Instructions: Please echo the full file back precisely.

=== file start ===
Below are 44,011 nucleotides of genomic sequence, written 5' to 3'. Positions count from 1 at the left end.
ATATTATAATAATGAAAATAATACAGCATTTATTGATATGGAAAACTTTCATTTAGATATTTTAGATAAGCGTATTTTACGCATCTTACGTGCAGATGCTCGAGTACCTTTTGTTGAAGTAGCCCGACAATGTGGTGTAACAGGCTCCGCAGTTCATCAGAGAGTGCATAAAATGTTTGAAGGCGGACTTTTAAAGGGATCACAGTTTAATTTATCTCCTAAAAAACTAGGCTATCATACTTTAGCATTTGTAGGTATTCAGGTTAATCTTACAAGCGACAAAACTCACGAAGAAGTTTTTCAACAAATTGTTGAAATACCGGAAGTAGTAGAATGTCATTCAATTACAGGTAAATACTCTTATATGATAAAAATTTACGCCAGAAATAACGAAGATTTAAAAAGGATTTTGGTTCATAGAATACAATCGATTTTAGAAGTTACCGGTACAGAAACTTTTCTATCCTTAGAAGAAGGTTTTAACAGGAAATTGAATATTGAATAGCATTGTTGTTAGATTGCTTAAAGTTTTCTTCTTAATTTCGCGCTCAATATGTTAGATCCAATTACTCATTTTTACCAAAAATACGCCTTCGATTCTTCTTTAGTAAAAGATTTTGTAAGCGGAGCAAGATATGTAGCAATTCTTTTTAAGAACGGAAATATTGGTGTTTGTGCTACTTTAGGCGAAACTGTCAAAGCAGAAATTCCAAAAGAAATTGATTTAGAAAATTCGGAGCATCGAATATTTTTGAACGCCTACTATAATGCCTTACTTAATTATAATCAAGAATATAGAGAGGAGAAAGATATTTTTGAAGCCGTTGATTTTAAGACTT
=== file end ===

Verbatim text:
Below are 44,011 nucleotides of genomic sequence, written 5' to 3'. Positions count from 1 at the left end.
ATATTATAATAATGAAAATAATACAGCATTTATTGATATGGAAAACTTTCATTTAGATATTTTAGATAAGCGTATTTTACGCATCTTACGTGCAGATGCTCGAGTACCTTTTGTTGAAGTAGCCCGACAATGTGGTGTAACAGGCTCCGCAGTTCATCAGAGAGTGCATAAAATGTTTGAAGGCGGACTTTTAAAGGGATCACAGTTTAATTTATCTCCTAAAAAACTAGGCTATCATACTTTAGCATTTGTAGGTATTCAGGTTAATCTTACAAGCGACAAAACTCACGAAGAAGTTTTTCAACAAATTGTTGAAATACCGGAAGTAGTAGAATGTCATTCAATTACAGGTAAATACTCTTATATGATAAAAATTTACGCCAGAAATAACGAAGATTTAAAAAGGATTTTGGTTCATAGAATACAATCGATTTTAGAAGTTACCGGTACAGAAACTTTTCTATCCTTAGAAGAAGGTTTTAACAGGAAATTGAATATTGAATAGCATTGTTGTTAGATTGCTTAAAGTTTTCTTCTTAATTTCGCGCTCAATATGTTAGATCCAATTACTCATTTTTACCAAAAATACGCCTTCGATTCTTCTTTAGTAAAAGATTTTGTAAGCGGAGCAAGATATGTAGCAATTCTTTTTAAGAACGGAAATATTGGTGTTTGTGCTACTTTAGGCGAAACTGTCAAAGCAGAAATTCCAAAAGAAATTGATTTAGAAAATTCGGAGCATCGAATATTTTTGAACGCCTACTATAATGCCTTACTTAATTATAATCAAGAATATAGAGAGGAGAAAGATATTTTTGAAGCCGTTGATTTTAAGACTT